Moreover, UNEP identifies 11 sectors considered to have potential for the transition to a green economy: the so called natural capitals, namely agriculture, forests, water and fisheries, and the sectors of renewable energies, manufacturing, waste, construction, transport, tourism and cities. According to UNEP, the ‘ecologisation’ of the economy does not need to hinder growth. On the contrary, it has potential to become a new engine of growth, a net generator of decent and green jobs and a vital strategy to eliminate persistent poverty.

There is a growing need of ensuring a shift to a low-carbon economy without hindering economic growth of the population, thus balancing environmental and economic concerns. The latter objective was difficult to achieve in the past due to the conflict of interest that existed while governments prioritized economic growth over environmental concerns. The concept of green growth offers an alternative that enables countries to continue the development of their economy while simultaneously protecting the environment.

The Transition to Green Growth
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Environment
Imad Ibrahim

Imad Ibrahim is a Research Associate and Project Manager at gLAWcal – Global Law Initiatives for Sustainable Development. He is a Lawyer admitted to the Lebanese Bar with a one year of experience at Al Jad Law Firm. Mr. Ibrahim holds a Master in European Interdisciplinary Studies from the College of Europe. In his master thesis, he examined the issue of the Arab spring from a European and American perspective. He graduated from “La Filière Francophone de Droit” of the Lebanese University, Beirut with a thorough knowledge of European, French, and Lebanese Law
2 Comments on this post.
  • Roger Hawcroft
    Roger Hawcroft
    10 June 2015 at 6:40 pm
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    This is an interesting article and I certainly agree that the World needs alternatives sources of energy and that sustainable sources such as wind, wave & solar power are valuable. In the main, I agree with the thrust of the article and its argument.

    Having said that, I do wonder about the coining of “green growth” as a label for this approach and the apparent conradiction between “The latter objective (balancing environment and economic concerns…) with “… enables countries to continue the development of the economy while simultaneously protecting the environment.”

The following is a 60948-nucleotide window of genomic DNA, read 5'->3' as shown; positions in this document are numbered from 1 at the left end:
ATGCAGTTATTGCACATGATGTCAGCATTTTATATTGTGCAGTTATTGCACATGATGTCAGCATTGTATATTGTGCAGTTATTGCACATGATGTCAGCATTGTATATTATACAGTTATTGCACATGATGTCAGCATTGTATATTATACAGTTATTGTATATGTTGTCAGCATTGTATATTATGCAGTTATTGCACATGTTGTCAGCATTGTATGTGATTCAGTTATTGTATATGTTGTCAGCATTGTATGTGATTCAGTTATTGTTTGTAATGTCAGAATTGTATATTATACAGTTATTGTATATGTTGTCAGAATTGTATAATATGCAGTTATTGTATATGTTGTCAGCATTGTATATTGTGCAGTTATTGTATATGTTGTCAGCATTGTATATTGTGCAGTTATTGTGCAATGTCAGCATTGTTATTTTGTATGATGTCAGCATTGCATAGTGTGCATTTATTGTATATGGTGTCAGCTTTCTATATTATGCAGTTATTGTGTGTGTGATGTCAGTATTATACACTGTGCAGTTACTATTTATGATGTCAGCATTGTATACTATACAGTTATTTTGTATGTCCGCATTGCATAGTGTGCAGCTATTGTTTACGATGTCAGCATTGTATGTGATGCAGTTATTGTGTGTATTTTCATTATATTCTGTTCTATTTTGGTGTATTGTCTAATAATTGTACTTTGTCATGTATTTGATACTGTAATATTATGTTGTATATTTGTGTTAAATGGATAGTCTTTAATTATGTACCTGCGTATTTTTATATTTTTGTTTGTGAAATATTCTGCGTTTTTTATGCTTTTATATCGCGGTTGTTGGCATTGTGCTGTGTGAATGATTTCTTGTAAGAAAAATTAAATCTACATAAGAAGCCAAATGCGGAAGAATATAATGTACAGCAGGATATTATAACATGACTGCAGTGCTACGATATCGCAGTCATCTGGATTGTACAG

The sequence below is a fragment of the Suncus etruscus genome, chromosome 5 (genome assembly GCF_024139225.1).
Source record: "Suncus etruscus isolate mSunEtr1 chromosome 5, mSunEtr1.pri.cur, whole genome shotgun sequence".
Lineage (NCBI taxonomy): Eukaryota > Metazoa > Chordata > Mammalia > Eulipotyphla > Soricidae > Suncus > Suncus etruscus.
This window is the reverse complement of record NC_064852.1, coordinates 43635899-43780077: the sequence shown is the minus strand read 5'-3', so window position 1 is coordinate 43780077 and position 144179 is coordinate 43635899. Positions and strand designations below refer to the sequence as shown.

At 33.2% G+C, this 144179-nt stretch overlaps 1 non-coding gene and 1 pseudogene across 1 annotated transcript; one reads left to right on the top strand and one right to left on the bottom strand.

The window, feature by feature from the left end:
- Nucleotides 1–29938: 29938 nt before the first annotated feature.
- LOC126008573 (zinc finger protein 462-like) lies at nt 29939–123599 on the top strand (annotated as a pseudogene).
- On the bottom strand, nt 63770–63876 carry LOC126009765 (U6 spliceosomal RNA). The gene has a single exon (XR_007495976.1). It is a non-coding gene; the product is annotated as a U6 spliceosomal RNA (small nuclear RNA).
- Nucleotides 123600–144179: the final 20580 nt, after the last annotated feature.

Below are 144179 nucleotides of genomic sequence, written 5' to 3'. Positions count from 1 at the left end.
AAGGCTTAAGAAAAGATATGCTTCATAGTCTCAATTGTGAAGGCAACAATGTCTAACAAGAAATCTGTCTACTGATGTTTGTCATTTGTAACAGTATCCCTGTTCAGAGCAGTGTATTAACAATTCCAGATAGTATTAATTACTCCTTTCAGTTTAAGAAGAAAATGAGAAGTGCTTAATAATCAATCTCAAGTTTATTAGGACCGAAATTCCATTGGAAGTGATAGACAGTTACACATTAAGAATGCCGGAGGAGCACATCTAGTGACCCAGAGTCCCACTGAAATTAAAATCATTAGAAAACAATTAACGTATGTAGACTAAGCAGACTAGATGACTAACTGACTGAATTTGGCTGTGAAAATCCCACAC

I imply no disrespect to Imad, who most certainly has more knowledge of these areas than do I, but I do question the focus on “growth” and also the notion of increased energy requirements. The former, I suggest, is a conceptual flaw in the thinking of governments and others that promotes the notion that *economic* growth is of primary importance and the second, I feel, fails to take into account the already substantially reduced requirements of energy generation that have resulted from new technologies and older technologies that have been freed from suppression, eg. led globes, tesla batteries, electric cars.

    My view is that we need to be careful of playing the game of those forces in society who are intent on personal & corporate gain regardless of either its immediate or, particularly, its long term implications. It seems to me that we have become a society, perhaps even a world that puts profit (growth) before people and that, as a result, we tend to consider newer, more environmentally friendly technologies within that context. Perhaps we should be questioning the very assumptions that exist and the reasons for our gross misuse and overuse of energy and recognising that these are symptoms of sickness in global society rather than benefits, symptoms rather than causes.

  • Imad Ibrahim
    imad
    14 June 2015 at 8:01 am
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    Thank you Roger for your comments and I apology for providing a late response.And I could not agree more specially with this idea, “we have become a society, perhaps even a world that puts profit (growth) before people”. Yet, there is a catch here. The main reason why we were able to have the electric car or the other alternatives is that we had the industrial revolution in the first place. So, when it comes to developed countries, they should by now posses the potential of shifting toward green energy while the developing countries cannot do that as they need first to ensure a decent life for their citizens. That said, if you a developed country where citizens needs are met, the citizen there will be able to focus issues such as the environment but when you are fighting to eat and sleep every day in different places, no one will even question the climate or the environment if the government could guarantee a normal life on the expense of the environment. This is the big dilemma specially since developed countries are unwilling to transfer the necessary technology to these countries to avoid further climate change deterioration.